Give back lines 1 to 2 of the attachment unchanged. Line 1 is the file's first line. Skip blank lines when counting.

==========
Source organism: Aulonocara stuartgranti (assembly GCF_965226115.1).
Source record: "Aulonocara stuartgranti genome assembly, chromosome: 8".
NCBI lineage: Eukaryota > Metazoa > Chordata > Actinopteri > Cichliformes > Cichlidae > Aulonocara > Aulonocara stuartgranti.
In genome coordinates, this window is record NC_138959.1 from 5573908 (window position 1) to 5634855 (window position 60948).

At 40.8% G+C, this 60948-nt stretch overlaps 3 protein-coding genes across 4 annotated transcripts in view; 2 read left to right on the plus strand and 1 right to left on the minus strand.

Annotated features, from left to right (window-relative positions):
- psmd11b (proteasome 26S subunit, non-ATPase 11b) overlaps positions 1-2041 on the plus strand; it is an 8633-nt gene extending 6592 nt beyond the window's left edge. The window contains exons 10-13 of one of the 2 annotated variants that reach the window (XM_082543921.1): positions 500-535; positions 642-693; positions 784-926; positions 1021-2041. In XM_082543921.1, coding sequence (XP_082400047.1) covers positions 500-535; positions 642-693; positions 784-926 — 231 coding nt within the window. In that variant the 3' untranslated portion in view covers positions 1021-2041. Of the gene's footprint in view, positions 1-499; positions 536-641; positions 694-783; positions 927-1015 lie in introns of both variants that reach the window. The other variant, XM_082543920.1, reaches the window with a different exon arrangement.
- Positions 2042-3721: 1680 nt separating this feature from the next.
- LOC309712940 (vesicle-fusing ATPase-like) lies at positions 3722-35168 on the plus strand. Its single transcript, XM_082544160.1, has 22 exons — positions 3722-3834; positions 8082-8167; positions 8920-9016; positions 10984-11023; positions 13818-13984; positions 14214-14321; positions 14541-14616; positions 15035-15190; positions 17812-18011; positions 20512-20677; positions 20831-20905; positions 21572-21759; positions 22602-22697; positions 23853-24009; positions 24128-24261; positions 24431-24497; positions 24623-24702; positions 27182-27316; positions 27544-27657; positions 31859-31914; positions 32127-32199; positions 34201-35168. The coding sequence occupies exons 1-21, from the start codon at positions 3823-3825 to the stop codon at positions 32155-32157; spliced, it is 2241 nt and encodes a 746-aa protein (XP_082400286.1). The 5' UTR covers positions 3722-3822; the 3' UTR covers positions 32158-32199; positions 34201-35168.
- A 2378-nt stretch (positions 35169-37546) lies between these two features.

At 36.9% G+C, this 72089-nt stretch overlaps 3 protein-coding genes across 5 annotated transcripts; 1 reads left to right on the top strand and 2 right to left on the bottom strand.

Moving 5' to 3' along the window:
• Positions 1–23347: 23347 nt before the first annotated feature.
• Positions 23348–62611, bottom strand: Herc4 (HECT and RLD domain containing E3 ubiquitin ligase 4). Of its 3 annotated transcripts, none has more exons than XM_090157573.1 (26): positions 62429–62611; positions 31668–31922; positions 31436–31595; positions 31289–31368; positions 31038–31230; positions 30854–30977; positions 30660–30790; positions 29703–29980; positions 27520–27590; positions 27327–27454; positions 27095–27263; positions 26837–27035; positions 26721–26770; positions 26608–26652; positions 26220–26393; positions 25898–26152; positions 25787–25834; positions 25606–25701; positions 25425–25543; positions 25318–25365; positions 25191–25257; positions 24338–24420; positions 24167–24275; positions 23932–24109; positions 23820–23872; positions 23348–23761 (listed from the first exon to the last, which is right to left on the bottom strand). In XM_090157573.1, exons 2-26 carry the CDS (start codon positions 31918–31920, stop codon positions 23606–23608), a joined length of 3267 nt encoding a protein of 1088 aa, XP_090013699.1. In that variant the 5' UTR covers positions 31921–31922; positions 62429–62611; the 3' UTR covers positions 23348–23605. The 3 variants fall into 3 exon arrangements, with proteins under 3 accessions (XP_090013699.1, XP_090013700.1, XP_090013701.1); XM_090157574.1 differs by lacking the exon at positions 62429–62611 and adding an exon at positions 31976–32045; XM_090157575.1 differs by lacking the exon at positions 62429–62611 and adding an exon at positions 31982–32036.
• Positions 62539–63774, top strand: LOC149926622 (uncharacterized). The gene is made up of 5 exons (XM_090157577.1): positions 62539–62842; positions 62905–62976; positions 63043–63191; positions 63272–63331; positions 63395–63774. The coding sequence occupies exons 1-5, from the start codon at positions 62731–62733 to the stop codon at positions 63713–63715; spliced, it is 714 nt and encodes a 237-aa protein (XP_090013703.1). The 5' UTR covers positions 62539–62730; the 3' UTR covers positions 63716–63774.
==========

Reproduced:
Source organism: Aulonocara stuartgranti (assembly GCF_965226115.1).
Source record: "Aulonocara stuartgranti genome assembly, chromosome: 8".